33870. Sunday Services: Holy
Eucharist Rite I - 7:45 a.m., Holy
Eucharist Rite II - 10 a.m. Midweek
service on Wednesday at 6:30 p.m.
Sunday School for all ages at 8:45
a.m. The nursery is open 8:45 a.m.
until 15 minutes after the 10 a.m.
service ends. Wednesday: Adult
Bible study, 9:30 a.m. Visitors are
always welcome. The Rev. Jim
Kurtz, rector. Church office 385-
7649, for more information.
* St. Francis of Assist Episcopal
Church, 43 Lake June Road, Lake
Placid, FL 33852. Phone: 465-0051.
Rev. Elizabeth L. Myers, Rector.
.Sunday Worship, 8 a.m., 10:30 a.m.
and 6 p.m. Wednesday evening:
Order of St.'Luke Study, 5:15 p.nm.
and Holy Communion with Healing
Service, 6:15 p.m.













News-Sun, Friday, December 2, 2005 5C

N-Lgh wilpeet pca


RELIGION
Continued from 4C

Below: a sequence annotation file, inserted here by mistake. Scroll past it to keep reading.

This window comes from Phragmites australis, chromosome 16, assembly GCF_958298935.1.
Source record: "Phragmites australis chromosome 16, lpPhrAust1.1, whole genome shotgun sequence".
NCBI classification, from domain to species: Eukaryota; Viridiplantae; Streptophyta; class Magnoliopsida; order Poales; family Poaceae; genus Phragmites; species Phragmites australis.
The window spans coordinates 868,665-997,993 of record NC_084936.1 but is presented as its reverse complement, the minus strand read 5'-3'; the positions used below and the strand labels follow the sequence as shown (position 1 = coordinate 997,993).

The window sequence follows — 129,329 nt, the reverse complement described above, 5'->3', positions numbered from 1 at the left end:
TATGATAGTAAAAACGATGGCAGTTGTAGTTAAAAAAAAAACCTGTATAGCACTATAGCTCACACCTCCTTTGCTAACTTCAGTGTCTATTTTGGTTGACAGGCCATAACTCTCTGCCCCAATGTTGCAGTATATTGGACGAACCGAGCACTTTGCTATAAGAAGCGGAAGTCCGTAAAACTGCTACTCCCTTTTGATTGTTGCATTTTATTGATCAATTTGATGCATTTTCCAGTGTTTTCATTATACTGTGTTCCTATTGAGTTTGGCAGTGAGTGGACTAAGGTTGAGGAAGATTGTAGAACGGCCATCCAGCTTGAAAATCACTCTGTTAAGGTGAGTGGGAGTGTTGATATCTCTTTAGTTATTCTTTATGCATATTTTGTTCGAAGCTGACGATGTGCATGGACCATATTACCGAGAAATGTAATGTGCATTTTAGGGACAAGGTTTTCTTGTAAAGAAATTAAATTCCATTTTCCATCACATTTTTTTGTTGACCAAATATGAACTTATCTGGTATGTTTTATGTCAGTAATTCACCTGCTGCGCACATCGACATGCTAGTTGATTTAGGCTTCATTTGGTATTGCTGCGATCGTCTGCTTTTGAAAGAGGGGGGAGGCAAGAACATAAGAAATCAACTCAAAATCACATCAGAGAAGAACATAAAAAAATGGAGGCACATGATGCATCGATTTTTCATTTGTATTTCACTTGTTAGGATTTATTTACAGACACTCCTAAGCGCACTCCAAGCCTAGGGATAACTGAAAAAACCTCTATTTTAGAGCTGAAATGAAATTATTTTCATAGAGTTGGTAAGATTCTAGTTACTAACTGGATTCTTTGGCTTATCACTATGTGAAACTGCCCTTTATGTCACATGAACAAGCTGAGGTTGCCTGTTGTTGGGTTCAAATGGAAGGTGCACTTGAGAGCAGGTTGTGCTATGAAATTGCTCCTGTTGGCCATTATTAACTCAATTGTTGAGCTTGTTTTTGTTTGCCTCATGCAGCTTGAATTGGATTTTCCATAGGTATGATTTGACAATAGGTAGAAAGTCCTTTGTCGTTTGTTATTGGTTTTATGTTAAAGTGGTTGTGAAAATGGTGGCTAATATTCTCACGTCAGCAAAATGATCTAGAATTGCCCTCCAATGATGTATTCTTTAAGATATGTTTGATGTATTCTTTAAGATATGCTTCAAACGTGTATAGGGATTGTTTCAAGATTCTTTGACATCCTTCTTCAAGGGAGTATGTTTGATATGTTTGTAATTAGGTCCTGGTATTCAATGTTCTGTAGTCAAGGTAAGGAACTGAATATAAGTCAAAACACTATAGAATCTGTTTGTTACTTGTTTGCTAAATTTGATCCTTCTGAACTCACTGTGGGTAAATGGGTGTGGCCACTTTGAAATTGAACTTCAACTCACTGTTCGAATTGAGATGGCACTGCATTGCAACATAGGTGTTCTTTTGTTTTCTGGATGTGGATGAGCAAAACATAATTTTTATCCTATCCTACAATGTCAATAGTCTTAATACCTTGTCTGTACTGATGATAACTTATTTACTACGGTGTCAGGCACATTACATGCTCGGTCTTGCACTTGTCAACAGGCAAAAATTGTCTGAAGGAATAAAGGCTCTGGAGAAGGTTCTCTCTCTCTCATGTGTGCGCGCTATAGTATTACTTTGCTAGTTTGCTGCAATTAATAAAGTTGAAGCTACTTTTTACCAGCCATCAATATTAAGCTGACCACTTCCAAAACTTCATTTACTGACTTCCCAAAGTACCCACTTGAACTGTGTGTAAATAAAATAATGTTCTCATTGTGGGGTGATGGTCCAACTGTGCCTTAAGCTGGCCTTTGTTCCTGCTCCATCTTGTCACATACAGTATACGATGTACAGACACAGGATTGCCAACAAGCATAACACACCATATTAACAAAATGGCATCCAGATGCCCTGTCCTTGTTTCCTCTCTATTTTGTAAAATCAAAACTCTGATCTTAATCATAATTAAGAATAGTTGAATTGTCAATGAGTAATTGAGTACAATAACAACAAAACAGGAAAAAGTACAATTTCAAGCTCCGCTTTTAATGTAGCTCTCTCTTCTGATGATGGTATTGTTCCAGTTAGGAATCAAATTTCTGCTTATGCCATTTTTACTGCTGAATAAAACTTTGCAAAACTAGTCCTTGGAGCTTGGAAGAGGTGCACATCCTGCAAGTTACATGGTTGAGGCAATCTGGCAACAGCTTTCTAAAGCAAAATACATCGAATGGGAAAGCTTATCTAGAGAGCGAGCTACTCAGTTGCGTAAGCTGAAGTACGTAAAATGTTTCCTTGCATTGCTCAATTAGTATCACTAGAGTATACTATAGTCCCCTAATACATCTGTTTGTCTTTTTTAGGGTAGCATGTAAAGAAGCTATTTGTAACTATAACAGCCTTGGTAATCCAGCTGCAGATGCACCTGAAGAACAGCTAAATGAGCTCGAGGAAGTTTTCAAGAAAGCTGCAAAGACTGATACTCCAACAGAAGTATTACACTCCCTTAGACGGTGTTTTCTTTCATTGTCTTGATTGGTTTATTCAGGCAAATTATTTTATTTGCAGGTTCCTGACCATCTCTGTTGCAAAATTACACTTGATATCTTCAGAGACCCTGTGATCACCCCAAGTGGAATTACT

children and youth include
Bible study, puppet practice,
choir practice and drama team
practice.

First Christian Church
SEBRING - The Rev. Ron
Norton's Advent sermon title
will be "An Angel Visit?" The
Scripture reading will be from
Luke 1:31.
At the Lord's Table this
Sunday will be Paul Holbert
and Juanita Roberts. The dea-
cons are Diane Beidler, Nora
Roberts, Carol Conley and
Marcia Rhoten. Greeting the
congregation will be Cy and
Ruby Nicholson. The orange
juice hosts will be Walter and
Anna Coley.
The Christian Education
Committee will meet immedi-
ately following the worship
service on Sunday.
The Christian Women's fel-
lowship will have its Christmas
luncheon at noon Tuesday at
Chicanes.
The Christian Men's fellow-
ship will have a barbecue at 3
p.m. Wednesday at Norton's
home.
Choir rehearsal is at 4 p.m.
Thursday.


First Presbyterian Church
SEBRING - The Sunday
morning worship service mes-
sage will be "Preparation" by
the Rev. Darrell A. Peer.
Choir practice is at 5:30 p.m.
Wednesday.

First United Methodist